Mother's Day Hits Different When Your Spouse is Deployed

This Mother’s Day, I will wake up alone in the bed I usually share with my husband. There will be no iced vanilla latte waiting on the nightstand. No faint sounds of spatulas, frying pans and Motown tunes drifting to my ears as my family bustles around the kitchen. I won’t wake to the mouthwatering smell of a roasted tomato frittata or my husband’s famous sweet potato hash. My kids won’t sneak into the room where I’m pretending to sleep and wake me with a breakfast tray, a gift bag, and a million kisses while their Daddy smiles down at the chaos from the bedroom door.

 I’m not actually sure the three people who made me a mom will even remember that it’s Mother’s Day. They’re just little.

This year, I’ll get up, comb three little heads of hair, choose three outfits, make three breakfasts and turn on cartoons before hopping into a quick shower and throwing some clothes on myself, too. I’ll clean the breakfast dishes, throw in a load of laundry and load up the kids to meet my parents for lunch.

On the way, I’ll call my mom. We celebrated together a couple months ago when she was in town for a visit, but I am lucky to have a great mom, so we will chat while I drive to lunch.

My dad and his husband will probably have a card for the kids to sign and give to me. We will enjoy a delicious meal and have a great day. I won’t go un-celebrated.

But Mother’s Day won’t be the hazy, sleepy, delightful mess of celebration and gratitude that it usually is around here because this year, my husband is thousands of miles away in an arid desert serving our country while I hold down the fort at home.

Deployment is a weird time for a family like ours. When he is home, my husband is the kind of dad and partner whose presence is so big, so loving, so full of light and warmth and laughter that when he is gone, we all feel it acutely. The kids have been out of sorts since he shipped out. My heart hasn’t been the same, either.

But it’s an unusual feeling because we haven’t suffered a loss. Our favorite Tech Sergeant is alive and well and coming home soon-ish. He isn’t right here with us, but he isn’t gone. Holidays and special occasions without him aren’t exactly sad, but they’re not quite as happy, either.

It feels like when he left, we all took a collective deep breath, and we won’t be able to exhale fully until we are collapsed into a big family cuddle puddle, finally back together where we belong. There’s a constant buzz of anticipation in our home, but the actual gratification is on a months-long delay.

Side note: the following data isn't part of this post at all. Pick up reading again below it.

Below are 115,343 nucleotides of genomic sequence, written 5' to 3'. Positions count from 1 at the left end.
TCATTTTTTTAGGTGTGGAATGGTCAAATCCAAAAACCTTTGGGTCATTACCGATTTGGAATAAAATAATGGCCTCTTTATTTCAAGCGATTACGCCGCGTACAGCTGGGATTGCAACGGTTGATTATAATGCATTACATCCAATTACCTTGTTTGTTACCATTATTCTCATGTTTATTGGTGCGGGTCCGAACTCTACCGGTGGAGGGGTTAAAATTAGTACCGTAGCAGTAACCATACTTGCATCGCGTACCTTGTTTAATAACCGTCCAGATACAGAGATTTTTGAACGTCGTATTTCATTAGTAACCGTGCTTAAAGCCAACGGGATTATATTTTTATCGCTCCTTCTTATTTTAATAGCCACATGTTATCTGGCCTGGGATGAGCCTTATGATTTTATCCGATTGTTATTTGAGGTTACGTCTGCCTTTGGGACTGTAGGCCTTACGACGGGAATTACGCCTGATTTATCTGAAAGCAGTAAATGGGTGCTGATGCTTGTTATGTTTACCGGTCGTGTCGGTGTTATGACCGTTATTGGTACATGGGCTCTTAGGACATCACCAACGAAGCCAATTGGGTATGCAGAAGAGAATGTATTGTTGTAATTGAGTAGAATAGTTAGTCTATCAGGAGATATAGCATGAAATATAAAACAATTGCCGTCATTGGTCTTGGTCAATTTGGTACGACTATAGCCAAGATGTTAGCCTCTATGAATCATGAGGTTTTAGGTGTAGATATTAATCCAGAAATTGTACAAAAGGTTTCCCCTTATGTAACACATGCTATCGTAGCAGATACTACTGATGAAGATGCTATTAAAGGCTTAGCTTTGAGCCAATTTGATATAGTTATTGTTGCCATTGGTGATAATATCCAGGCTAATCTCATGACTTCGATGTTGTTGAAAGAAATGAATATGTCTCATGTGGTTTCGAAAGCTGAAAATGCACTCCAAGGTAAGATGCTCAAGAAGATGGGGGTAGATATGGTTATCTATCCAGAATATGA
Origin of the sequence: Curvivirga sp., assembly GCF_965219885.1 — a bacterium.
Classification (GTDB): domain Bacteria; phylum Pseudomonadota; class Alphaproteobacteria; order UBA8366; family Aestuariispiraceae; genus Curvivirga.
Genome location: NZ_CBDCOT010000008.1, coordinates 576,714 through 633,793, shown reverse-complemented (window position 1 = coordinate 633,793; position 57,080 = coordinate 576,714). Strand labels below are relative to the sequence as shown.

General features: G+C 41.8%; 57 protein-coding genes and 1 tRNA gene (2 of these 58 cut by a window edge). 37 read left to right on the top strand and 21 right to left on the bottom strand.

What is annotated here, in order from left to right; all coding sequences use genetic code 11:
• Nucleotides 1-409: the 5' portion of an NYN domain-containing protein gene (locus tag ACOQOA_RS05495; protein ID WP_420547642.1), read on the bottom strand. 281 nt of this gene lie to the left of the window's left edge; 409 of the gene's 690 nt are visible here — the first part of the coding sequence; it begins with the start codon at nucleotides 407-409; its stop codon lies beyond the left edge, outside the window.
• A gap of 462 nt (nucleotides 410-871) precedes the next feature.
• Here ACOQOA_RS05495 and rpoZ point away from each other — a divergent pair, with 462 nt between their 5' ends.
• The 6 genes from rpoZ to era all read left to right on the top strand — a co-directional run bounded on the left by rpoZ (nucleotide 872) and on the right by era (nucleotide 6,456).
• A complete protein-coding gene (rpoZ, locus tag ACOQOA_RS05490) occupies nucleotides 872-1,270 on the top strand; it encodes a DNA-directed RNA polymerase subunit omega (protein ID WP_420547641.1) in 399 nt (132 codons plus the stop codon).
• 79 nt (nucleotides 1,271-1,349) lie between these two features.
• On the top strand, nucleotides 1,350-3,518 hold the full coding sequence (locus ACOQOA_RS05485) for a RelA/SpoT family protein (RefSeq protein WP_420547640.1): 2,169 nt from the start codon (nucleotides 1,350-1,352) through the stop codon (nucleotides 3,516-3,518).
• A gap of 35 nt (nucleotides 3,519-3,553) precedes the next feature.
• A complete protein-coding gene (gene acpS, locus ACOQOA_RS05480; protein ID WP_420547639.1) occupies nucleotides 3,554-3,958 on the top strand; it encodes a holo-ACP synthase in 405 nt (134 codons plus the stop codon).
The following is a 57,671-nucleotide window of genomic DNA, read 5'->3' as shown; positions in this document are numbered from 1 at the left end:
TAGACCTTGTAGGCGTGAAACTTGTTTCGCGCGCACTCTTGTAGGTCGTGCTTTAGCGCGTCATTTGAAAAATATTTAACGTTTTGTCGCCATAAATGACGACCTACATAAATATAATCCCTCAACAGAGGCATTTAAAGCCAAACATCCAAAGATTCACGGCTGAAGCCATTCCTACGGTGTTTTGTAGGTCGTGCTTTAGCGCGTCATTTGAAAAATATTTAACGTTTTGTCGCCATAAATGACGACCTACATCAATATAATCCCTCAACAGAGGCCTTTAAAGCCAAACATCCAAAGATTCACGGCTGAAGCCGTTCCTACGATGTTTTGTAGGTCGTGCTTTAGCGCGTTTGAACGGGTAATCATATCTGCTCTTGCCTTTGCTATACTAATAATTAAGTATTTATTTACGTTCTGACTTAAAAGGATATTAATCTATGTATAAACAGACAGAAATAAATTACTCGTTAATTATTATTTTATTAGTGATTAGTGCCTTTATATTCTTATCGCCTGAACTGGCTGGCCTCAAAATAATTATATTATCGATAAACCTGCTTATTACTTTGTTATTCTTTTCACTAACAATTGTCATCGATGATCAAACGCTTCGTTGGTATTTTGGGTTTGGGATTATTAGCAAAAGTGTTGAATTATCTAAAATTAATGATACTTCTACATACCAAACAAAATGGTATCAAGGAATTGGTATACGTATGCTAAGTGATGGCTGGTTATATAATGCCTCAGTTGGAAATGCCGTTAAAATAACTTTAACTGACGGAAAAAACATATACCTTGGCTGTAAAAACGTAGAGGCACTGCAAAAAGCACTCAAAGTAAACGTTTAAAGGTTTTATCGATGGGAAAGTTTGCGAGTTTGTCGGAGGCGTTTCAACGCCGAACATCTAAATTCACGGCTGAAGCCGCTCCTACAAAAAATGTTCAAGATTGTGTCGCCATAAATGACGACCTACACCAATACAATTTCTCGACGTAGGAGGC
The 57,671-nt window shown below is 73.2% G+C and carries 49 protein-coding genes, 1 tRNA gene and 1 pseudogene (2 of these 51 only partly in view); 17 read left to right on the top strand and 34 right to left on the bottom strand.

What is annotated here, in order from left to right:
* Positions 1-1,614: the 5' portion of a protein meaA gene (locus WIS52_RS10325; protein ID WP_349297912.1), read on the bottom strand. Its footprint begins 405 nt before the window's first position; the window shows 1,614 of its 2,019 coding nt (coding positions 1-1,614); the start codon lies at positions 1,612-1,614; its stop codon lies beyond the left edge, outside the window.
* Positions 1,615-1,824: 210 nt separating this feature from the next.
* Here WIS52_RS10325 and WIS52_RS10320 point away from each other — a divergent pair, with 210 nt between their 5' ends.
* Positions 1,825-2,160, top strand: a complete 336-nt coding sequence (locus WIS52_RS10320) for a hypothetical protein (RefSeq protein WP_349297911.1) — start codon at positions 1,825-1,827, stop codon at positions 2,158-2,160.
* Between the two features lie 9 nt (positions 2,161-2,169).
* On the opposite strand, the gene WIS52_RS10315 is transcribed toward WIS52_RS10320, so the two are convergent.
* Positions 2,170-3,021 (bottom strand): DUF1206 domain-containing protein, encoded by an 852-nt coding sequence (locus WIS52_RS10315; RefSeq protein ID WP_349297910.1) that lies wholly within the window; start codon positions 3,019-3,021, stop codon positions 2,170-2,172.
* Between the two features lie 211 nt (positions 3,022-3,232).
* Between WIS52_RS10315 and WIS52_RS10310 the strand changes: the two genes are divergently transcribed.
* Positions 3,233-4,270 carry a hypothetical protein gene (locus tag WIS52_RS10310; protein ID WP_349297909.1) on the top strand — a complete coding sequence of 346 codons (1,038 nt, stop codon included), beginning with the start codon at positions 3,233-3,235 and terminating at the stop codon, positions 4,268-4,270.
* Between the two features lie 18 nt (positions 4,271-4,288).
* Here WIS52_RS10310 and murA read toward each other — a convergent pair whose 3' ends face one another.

You know how well kids tend to operate in a constant state of delayed gratification? Let me tell you: it’s not great. On a particularly difficult day, my oldest said, “Mommy, nothing is wrong, but nothing feels exactly right,” and I think that’s probably the best description of this deployment life that I’ve ever heard.

We made it through Valentine’s Day and Easter without a hitch. One of the kids had a birthday, and we rocked that party. Spring break? Check! We’ve been ticking off special occasions one by one as we count down to the end of this thing. It’s been okay. We’ve been doing fine.

But Mother’s Day is hitting me harder than I expected. It’s not because my tastebuds will miss out on his phenomenal breakfast skills. It’s not about the nice gifts; my husband actually sent me a beautiful purse I’ve been eyeing.

It’s just the little traditions that I can’t replicate on my own.

On most Mother’s Days, my husband makes a point to take a minute to really tell me what he appreciates about me as a mom. I know he will do that this year, too, but it’s not the same staring at his face on a phone screen as it is standing in our kitchen, wrapped in his arms, his strong hands absent-mindedly playing with a strand of my hair, or tracing a path along my forearm while he speaks.

Every year, my husband takes my kids to a store and gives them a little budget and lets them choose any item in the entire store to give me for Mother’s Day. I’ve gotten a tiny brass rhinoceros, a gold fish-shaped candle holder, a pink beach towel and even sparkly, bright colored eyeshadow. One year my second son chose flowers and snacks for me, then cried when I tried to eat them. It’s such a silly, fun tradition. I don’t actually need any more animal-shaped tchotchkes or cheap makeup, but I love having that moment every year, watching my babies’ faces light up as I rave about their absolutely perfect gifts.

Missing it is hard in a way I didn’t really see coming.

I know how lucky we are. I don’t need a reminder. I realize that being “not sad but not all the way happy” isn’t a real problem if we zoom way out to encompass all of humanity’s current experience. I am absolutely not competing in the difficulty Olympics — I realize I would not take home a medal.

It’s just that I don’t have the benefit of experiencing the entire big picture of the human experience. I only have this life; a life where I’m lucky to have a partner who usually makes Mother’s Day so special that being without him leaves a wistful, melancholy haze over the entire day.

I’ll still kiss my babies, and settle in for a movie and a long snuggle, and thank my lucky stars that I get to be their mom on Mother’s Day and every day. Gratitude and longing can exist in the same heart at the same time. While I’m thanking the Universe for my babies, I’ll be wishing their dad was here, and I think that’s okay.

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